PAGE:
UXBRIDGE — A team of four Uxbridge High School students was the overall winner of the Online Industry Challenge, an engineering design competition sponsored by the Mass STEM Hub and conducted in conjunction with industry professionals from Seaboard Folding Box Company and Abbott-Action Inc.

The students – Joe Costa, Wiley Kimball, Braden Pomeroy and Josh Schweibish – earned the win for their design, not only as the best submission from Uxbridge High Schoo, but from across Massachusetts, which includes more than 100 secondary schools.

"I could not be prouder of our program and all the students who participated," said Principal Michael Rubin. "That UHS students are among the top future engineers and innovators in the Commonwealth is a credit to the program and the support that so many have put in the hands of our school and educators."

In the Project Lead The Way Introduction to Engineering Design class, high school students dig deep into the engineering design process, applying math, science, and engineering standards to hands-on projects. After learning about engineering design and manufacturing, they apply that knowledge to work in teams to design, test, and improve a manufacturing process to build boxes. The boxes the students build are key components to a later project in the course.

Through the Online Industry Challenge, students submitted their work to two Massachusetts box manufacturing companies: Abbott-Action Inc., a corrugated and protective packaging manufacturer with sites in Attleboro, Canton, and Northboro, and Seaboard Folding Box Company, a custom structural packaging company based in Westminster. Students received feedback from industry professionals on their submitted technical drawings, manufacturing process flows, and images of their prototype boxes, connecting the work they did in the classroom to the work these experts do daily. The professionals at each company were impressed by the great work students did and excited to share their insights.

"We see these partnerships, where students and STEM professionals are able to connect around the real-world projects done in the classroom, as a critical complement to high-quality STEM programs," said Andreina Parisi-Amon, director of partnerships for Mass STEM Hub. "Huge thanks to the professionals at Seaboard Folding Box Company and Abbott-Action, Inc., who reviewed student submissions and provided expert feedback around improving technical drawings and manufacturing process flows based on their years of experience - connecting the work Project Lead The Way students are doing in the classroom to the work they're doing everyday on the manufacturing floor."

Seaboard Folding Box Co. is a custom structural packaging company based in Westminster, Massachusetts. Student work was reviewed at Seaboard by their Vice President of Sales and Marketing; from Abbott-Action, Inc., a corrugated and protective packaging manufacturer with sites in Attleboro, Canton, and Northboro, the student work was reviewed by a team of professionals including a Marketing Manager, Structural Designer, and Protective Packaging Engineer.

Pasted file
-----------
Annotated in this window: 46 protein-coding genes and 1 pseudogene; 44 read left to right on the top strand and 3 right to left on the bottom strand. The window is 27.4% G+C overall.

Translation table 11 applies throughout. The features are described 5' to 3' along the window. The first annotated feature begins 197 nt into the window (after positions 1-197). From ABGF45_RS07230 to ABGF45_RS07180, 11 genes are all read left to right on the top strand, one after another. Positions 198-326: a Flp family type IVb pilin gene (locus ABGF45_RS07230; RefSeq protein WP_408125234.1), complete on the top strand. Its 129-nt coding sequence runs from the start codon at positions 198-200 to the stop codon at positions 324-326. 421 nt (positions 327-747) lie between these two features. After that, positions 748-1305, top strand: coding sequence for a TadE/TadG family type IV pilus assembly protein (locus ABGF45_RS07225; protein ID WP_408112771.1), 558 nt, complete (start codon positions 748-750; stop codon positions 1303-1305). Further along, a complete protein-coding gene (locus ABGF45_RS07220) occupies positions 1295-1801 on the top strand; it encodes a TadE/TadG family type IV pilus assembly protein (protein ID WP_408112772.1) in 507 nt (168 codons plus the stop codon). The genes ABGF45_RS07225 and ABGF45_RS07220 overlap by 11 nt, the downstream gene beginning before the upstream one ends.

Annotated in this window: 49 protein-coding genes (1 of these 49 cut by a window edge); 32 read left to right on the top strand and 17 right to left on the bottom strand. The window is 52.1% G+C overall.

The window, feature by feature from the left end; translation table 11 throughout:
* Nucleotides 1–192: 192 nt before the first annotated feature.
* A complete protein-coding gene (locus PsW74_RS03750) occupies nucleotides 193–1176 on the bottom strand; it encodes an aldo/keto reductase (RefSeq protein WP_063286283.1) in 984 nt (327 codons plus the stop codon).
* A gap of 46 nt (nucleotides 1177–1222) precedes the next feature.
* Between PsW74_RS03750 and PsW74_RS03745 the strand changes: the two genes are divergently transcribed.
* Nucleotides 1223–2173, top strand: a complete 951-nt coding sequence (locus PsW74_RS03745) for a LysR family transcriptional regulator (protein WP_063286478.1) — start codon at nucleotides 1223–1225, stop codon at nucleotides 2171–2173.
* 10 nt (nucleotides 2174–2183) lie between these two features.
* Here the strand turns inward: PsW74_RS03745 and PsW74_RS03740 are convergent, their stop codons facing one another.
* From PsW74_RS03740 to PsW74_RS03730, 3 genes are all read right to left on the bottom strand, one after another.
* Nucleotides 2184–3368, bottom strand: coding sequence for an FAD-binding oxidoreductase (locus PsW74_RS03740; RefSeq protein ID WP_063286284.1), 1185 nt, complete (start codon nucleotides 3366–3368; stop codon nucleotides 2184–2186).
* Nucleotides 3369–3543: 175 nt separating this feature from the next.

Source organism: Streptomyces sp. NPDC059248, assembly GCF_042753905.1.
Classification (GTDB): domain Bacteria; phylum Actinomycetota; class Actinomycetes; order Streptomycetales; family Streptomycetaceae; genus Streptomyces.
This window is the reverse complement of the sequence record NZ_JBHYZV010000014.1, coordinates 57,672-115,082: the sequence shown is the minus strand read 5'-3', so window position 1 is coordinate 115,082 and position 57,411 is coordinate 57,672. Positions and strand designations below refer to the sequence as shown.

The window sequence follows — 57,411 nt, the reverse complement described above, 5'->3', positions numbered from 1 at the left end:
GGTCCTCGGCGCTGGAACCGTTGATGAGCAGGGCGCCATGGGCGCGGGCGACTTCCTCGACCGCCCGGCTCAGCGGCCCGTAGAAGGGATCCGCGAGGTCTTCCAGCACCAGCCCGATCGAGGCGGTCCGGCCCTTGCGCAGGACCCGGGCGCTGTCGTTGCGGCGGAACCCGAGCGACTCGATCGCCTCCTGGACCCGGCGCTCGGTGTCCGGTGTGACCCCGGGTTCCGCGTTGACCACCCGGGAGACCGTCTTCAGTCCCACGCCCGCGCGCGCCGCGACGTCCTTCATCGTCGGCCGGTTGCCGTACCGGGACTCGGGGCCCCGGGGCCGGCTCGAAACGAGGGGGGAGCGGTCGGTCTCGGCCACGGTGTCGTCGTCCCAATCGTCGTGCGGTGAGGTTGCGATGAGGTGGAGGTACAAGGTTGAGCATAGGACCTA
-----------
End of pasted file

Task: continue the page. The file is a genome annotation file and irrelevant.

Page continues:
All of the teams that submitted the design from the classes of Michael Smutok and Melissa Silva, both teachers in the high school's Project Lead the Way engineering program, received specific feedback from industry professionals on their process flow diagrams, technical processes, and prototype drawings. For their win, the high school team earned ribbons, certificates, and Rocketbook notebooks. Additionally, Seaboard will be sponsoring a field trip for the entire class to visit their box manufacturing site in Westminster because of the UHS students' competitive win.

"We were thrilled to work with local box manufacturing companies, Seaboard Folding Box Company and Abbott-Action, Inc., to connect students and professionals around the manufacturing a box project students completed in their PLTW Introduction to Engineering course," Parisi-Amon added. "The professionals at each were impressed by the great work students did and excited to share their insights."

"It is certainly one thing to have your work evaluated by your teacher, and quite another to be evaluated at this level by industry professionals," Rubin said. "This brings our partnerships with industry to life and helps students see relevance in what they are learning. We are grateful for the opportunities our partners at Mass STEM Hub and Project Lead the Way have opened up for the students of Uxbridge."

Mass STEM Hub is a program of the OneS Foundation that partners with schools to implement high-quality, applied learning programs. Their mission is to provide schools with access to and support for premier STEM programming that engages students and prepares them for 21st

century careers.

Project Lead The Way is the first Mass STEM Hub initiative. PLTW has grown from a high school engineering program to offering comprehensive PreK-12 pathways in computer science, engineering, and biomedical science, balancing the rigor and engagement needed to have a real impact for students.

Follow Joseph Fitzgerald on Twitter @jofitz7

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